Once upon a time there were two sisters, Big Pink and Big Red. As the older one grew strong and fair in the sunshine, with flaming red locks, so the other, younger sister shrivelled and faded away, cursed by the dreaded Pelargonium Rust Fairy, who perhaps had been overlooked when the invitations to the plant launch went out. Should we wait for the handsome Prince Antifungal to arrive, or shall we wave a sad goodbye to Big Pink forever?
I’ve always loved the vibrancy of pelargoniums but, living in Sydney, the zonal types with large flowers inevitably fall victim to various rusts and mildews, even when grown in a pot. There’s a couple of varieties that have been around for a long time that you’ll find in older gardens that seem more immune and, of course, there’s always the more delicate ivy-leaf type that grow quite well. Then came along Big Red, and life for the pelargonium growers changed for the better.
Zonal pelargoniums (still often confusingly called ‘geraniums’ in Australia) are usually shrubby plants with large rounded leaves bearing a distinct circular marking, giving them the name ‘zonal’. Zonal pelargoniums have large, showy heads of flowers held well above the foliage, so they’re very noticeable from a distance. Reds, pinks, white, orange and apricot are the common flower colours, and there are plenty of variegated leaf forms too.
As a lover of vibrant colour, I’ve tried, with very limited success to grow several zonal pelargoniums. They will grow OK for a short while and then a few days of Sydney’s muggy humidity and the first signs of fungal rust start to appear – little orangey spots on the older leaves which then soon start to yellow and shrivel and drop. The only zonal that survives is an old lime-leafed variety with apricot flowers. The colours of the flowers and the leaves are a bit of a weird mix I’d have to say, but its ability to resist rust, stay lime-coloured in some shade (and that fact that it’s not a profuse flowerer) give it a home in several parts of my garden.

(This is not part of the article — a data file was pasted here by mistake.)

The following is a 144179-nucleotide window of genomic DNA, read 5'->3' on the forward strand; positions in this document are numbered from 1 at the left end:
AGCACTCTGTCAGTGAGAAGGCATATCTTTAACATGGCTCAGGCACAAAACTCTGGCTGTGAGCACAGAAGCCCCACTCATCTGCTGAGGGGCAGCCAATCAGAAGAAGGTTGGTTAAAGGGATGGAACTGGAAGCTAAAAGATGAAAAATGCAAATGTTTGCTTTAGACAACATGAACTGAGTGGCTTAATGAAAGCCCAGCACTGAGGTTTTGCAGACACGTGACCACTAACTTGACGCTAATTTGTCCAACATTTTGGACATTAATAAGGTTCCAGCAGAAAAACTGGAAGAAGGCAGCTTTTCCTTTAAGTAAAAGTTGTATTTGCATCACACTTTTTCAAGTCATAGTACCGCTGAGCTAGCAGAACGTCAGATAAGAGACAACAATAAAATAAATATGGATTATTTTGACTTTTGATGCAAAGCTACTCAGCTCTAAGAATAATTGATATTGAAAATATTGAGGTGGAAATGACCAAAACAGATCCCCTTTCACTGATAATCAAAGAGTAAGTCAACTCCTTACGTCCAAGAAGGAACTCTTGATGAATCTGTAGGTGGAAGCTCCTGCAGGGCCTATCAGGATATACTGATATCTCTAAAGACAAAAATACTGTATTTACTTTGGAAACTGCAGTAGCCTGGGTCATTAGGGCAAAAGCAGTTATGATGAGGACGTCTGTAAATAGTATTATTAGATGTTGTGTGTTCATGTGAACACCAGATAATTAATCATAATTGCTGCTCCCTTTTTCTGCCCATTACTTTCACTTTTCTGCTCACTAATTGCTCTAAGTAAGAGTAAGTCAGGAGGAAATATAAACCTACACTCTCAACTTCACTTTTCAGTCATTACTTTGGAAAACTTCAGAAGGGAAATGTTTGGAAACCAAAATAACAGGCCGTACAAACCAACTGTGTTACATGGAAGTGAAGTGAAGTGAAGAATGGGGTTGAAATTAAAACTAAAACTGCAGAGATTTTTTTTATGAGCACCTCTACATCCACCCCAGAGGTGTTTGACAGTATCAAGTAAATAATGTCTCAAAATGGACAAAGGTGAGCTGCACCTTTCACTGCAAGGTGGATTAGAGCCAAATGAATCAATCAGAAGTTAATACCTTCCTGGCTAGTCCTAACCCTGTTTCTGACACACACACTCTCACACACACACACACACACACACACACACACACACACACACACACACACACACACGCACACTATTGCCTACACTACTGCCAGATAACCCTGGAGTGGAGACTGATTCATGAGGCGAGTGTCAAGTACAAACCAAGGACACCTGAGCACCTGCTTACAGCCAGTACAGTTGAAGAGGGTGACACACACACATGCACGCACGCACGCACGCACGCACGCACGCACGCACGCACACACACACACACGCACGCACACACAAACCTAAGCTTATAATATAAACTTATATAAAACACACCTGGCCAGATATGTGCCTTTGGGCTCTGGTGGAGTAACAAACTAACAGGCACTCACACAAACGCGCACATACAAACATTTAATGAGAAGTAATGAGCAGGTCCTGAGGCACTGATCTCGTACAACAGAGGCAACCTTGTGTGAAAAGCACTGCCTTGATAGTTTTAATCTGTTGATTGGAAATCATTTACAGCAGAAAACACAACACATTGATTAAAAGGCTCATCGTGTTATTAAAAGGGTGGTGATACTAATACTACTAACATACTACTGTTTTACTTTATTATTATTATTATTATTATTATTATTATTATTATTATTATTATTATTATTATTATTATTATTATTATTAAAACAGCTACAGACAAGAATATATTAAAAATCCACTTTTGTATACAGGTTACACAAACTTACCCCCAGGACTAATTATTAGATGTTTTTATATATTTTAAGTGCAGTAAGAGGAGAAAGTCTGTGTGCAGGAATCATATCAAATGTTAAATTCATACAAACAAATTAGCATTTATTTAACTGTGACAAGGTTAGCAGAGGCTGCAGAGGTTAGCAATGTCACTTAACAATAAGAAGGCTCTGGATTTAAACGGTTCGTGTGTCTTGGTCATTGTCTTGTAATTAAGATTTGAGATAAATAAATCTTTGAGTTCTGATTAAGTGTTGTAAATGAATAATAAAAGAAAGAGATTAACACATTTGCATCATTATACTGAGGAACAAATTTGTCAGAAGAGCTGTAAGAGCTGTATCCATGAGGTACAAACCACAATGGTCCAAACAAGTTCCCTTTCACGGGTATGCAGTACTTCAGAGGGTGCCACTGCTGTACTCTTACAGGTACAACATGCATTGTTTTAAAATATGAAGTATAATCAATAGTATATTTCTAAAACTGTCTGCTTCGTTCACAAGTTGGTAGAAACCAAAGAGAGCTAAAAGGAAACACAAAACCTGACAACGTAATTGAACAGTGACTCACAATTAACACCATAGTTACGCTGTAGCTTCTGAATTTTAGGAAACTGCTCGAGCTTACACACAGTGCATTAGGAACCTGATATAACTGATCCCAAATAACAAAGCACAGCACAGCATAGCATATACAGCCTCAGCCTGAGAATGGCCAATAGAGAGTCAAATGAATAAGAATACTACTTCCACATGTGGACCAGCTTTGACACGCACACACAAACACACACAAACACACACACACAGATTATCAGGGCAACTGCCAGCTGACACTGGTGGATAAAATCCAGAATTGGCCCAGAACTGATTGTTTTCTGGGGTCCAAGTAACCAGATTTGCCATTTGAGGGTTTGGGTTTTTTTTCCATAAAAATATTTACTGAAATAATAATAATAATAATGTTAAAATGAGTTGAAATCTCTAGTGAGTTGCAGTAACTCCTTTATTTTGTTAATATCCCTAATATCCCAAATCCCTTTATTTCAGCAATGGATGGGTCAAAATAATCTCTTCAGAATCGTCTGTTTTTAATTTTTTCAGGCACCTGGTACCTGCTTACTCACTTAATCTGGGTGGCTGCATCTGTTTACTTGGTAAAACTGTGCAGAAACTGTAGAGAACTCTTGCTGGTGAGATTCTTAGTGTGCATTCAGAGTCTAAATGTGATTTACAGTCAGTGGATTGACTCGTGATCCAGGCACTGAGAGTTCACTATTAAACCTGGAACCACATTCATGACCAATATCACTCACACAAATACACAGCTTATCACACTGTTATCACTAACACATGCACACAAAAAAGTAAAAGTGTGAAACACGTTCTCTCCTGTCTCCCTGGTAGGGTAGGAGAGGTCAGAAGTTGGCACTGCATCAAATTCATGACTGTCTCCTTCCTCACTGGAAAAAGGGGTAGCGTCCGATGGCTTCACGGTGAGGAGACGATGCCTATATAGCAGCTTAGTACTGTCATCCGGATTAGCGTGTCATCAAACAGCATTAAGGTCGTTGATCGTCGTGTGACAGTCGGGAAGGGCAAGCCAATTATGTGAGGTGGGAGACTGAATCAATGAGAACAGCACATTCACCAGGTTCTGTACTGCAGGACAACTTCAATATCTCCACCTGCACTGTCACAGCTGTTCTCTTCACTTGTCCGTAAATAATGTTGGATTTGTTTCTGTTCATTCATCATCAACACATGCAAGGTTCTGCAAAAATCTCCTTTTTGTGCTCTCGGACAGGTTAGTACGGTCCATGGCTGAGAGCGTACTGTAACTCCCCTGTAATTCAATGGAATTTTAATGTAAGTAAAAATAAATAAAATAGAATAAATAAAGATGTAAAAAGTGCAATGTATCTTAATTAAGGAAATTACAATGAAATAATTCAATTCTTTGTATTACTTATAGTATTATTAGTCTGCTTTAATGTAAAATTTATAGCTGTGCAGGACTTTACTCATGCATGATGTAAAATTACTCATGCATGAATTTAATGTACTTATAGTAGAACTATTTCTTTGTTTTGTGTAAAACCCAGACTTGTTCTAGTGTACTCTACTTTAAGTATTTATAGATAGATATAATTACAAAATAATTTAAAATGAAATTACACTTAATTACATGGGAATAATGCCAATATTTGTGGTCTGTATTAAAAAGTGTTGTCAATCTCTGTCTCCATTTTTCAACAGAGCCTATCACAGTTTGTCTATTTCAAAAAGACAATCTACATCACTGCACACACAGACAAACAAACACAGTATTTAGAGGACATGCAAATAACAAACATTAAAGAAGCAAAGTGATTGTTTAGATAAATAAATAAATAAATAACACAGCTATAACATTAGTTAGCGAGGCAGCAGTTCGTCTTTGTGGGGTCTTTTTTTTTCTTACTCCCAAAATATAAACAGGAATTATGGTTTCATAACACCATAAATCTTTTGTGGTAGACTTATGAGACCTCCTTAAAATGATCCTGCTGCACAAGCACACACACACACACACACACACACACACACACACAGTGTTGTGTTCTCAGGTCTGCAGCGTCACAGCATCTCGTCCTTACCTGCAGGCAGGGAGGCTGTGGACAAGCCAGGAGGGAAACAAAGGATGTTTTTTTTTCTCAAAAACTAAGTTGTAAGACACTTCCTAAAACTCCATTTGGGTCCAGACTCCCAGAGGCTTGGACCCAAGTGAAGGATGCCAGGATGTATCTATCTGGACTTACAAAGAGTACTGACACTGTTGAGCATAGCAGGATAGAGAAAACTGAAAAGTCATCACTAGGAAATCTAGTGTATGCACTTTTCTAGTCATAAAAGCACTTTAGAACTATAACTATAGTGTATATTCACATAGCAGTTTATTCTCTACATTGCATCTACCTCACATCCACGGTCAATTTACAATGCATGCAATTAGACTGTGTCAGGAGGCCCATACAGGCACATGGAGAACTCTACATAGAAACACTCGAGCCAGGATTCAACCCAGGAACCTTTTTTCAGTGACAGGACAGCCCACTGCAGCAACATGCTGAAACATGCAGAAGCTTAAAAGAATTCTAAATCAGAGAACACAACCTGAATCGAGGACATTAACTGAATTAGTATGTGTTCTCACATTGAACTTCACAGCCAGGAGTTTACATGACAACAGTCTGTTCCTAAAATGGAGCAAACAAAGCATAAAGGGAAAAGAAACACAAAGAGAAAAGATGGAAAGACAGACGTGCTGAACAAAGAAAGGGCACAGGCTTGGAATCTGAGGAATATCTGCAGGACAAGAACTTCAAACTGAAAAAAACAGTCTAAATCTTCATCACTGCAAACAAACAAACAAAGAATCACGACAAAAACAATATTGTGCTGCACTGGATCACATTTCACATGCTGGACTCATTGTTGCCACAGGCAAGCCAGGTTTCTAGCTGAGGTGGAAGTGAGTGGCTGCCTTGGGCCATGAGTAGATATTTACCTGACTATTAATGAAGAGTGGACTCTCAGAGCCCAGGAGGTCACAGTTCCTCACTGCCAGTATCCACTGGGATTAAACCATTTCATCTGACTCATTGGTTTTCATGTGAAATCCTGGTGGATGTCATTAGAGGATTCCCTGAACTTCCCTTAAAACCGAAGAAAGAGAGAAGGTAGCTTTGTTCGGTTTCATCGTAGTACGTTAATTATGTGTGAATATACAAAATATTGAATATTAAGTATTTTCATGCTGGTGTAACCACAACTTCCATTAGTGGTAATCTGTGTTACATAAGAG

In contrast, the ivy-leafed varieties are usually very successful. Their glossier leaves seem to resist rusts and mildews, but they are lax, sprawling plants that can’t be coaxed into clumping up and really putting on a show. That said, I have a deep magenta pelargonium which stops my eye whenever I pass it by.
Then came Pelargonium ‘Big Red’. Woo hoo! A hybrid between a zonal and an ivy-leaf, ‘Big Red’ both promised and delivered. Apart from the nightly damage inflicted by the possums and the odd nuisance snail, ‘Big Red’, flowered its head off from the get-go, on a small, neat shrub. I was IN LOVE.
So when its new younger sister Pelargonium ‘Big Pink’ came along, I was destined to be doubly in love. Vibrant hot pink flowers on the same style plant, oh my, yes please! I bought two ‘Big Pink’ plants. One I potted up and positioned alongside her older Big Red sisters. The other I planted in a hot, sunny part of the front garden.
Six months on, it’s alas and alack for sad Big Pink in both locations. Her dress is tattered and rusty, while Big Red looks like the belle of the ball.
Big Pink manages only a few flowers every now and then, compared to Big Red and her rampant style.
As a (mostly) non-spraying type of gardener, Prince Antifungal will not be riding by my garden, which means Big Pink, will have a Grimm ending to her fairytale beginning.